It took me a few more years before I felt capable of writing a plausible Russian immigrant character. But even then, Alek is described through Noa’s eyes. She understands him as much as an Israeli can understand an immigrant. Personally, I think it’s very important for a writer to know what kinds of things are beyond his or her knowledge. Even though I spent a lot of time with people who came from Russia, and visited Russia eight times before writing “Confessions,” I knew it wasn’t possible for me to write what’s going on in Alek’s mind. It was satisfying enough for me to plausibly describe his behavior and speech. I remember once I was at a party with a lot of Russian immigrants, and a guy approached me, half-drunk, saying: “Where did you find all these stories about me? I am Alek.”

Can you talk about being the “housewife and mother” and also being a writer?

Being a mother — especially of twins — taught me how to work efficiently. Family life saves one from the dangers of solipsism, which I think many writers encounter. One has to learn how to live with two parallel worlds, and, in a way, use the actual life as a good and safe base from which one can send expeditions to that parallel world. I think that dealing only with words all the time doesn’t do one any good. It’s good to remember that there are other human beings around you.

The book seems to dwell on a defining moment for Noa, and on her stubbornly cementing that singular moment.

One of the ideas which really engaged my thought while I was writing was the idea of unconditional love. There’s something impersonal about it. It doesn’t matter what the person does or who he becomes. In the end, it doesn’t matter who he is, and it’s not “the person” whom you love. At first, Alek is important as a particular person, but through the years, the experience of love becomes more important than Alek himself. In the end, she has a vision — we can almost say a religious vision — of being left full of love. Being elated by a love which connects to no object. Perhaps to divinity.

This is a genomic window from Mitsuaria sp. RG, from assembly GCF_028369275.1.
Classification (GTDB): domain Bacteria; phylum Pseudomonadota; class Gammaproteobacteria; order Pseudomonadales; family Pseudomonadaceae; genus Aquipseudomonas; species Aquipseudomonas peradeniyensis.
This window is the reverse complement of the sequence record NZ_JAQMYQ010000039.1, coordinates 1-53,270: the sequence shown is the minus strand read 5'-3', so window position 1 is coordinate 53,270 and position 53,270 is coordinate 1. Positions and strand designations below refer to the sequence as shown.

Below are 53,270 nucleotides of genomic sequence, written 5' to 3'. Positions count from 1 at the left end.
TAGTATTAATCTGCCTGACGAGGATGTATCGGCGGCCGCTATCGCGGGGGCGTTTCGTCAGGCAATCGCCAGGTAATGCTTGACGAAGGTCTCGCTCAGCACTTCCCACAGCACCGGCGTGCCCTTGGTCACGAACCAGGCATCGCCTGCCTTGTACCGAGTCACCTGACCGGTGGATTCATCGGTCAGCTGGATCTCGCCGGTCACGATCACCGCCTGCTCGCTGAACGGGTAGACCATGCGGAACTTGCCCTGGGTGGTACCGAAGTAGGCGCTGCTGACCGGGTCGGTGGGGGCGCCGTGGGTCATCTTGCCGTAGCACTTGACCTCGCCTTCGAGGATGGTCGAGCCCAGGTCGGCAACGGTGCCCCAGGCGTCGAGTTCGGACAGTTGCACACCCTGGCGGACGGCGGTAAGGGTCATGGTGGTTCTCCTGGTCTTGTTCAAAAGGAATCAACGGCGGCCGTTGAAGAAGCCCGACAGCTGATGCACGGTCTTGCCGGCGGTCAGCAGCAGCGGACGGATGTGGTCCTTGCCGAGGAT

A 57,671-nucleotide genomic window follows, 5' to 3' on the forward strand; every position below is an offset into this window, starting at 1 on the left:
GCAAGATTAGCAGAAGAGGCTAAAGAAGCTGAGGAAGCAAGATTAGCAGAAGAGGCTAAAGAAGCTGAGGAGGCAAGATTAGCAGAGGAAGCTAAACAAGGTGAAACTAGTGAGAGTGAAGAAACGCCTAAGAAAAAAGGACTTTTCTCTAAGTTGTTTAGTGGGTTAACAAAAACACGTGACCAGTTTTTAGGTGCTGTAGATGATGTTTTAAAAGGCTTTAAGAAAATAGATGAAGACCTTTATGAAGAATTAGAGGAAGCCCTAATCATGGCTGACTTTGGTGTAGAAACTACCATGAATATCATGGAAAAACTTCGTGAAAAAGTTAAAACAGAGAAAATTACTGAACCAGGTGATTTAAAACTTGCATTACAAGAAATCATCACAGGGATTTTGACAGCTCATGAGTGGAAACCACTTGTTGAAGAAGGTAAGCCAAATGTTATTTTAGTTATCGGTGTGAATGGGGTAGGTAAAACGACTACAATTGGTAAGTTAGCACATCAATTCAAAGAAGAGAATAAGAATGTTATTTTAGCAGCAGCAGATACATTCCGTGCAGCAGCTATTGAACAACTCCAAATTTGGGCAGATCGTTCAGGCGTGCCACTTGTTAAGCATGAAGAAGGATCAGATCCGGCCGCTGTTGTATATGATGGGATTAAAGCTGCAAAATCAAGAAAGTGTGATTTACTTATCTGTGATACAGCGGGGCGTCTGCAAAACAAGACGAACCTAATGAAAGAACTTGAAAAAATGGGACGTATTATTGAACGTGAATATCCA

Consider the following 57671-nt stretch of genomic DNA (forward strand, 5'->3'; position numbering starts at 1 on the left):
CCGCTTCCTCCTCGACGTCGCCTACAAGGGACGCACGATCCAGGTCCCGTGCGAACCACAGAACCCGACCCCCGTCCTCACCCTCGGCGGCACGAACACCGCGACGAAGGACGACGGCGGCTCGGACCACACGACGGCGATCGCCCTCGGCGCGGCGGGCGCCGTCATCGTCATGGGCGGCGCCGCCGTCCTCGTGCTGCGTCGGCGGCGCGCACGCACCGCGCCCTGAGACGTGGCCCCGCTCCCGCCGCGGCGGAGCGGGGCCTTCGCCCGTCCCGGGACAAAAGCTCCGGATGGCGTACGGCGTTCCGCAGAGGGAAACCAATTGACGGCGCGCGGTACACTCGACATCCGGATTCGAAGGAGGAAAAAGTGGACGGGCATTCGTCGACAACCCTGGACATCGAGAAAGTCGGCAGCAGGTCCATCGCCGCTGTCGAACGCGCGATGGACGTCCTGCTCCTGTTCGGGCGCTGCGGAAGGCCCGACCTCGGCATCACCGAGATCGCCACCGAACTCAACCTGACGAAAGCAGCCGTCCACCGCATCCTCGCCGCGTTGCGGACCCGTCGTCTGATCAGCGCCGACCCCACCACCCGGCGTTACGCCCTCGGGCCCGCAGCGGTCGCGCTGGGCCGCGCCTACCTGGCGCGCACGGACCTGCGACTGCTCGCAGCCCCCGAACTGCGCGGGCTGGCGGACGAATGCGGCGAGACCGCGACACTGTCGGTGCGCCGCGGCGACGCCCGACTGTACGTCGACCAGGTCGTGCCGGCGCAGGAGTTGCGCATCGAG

Is Noa’s insistence on this “unconditional love” actually an attempt to retain purity?

It has to do with the idea of confession. At the opening of the book, Noa starts to confess the story of her love for Alek. Her idea is to get rid of it by talking about it. As the confession goes on, it becomes more personal. And rather than a method for getting rid of things, it serves as a way of being more committed.

Almost despite itself, the love story turns inward and becomes a philosophical novel. Can you talk about this dichotomy?

For me there’s no dichotomy between thought on one hand, and feelings or passion on the other. They aren’t different spheres. In a way, I believe that our passions appear to us in the form of thoughts. And that thought can be extremely passionate. Every person, when he experiences some kind of feeling, also relates to that feeling — judges it, evaluates it. I think that what makes people different is not so much what they feel as the different ways they respond to their feelings.

Was taking a “fully fledged” and “declared” feminist as a narrator a way of dealing with the public perception of yourself as a feminist writer?

I see myself as a feminist, present myself as a feminist, teach feminism. But I think we have to limit ourselves to social behavior. As I said, Noa’s external social personality stands for the strongest demands — she is the best kind of feminist one can imagine — but her inner secret life is totally different. I was wondering how much this would irritate my readers, and also how I would respond to it. While writing, I had the temptation to “save” her, to find a feminist remedy to her painful feelings. I’m thankful to myself for not supplying her with such a remedy. Letting her solve or deal with those problems in her own way was a learning experience for me. In many ways, Noa has a very good life. I understood when I finished writing that Noa doesn’t need to be saved.

To read an excerpt from “Confessions of Noa Weber,” click here.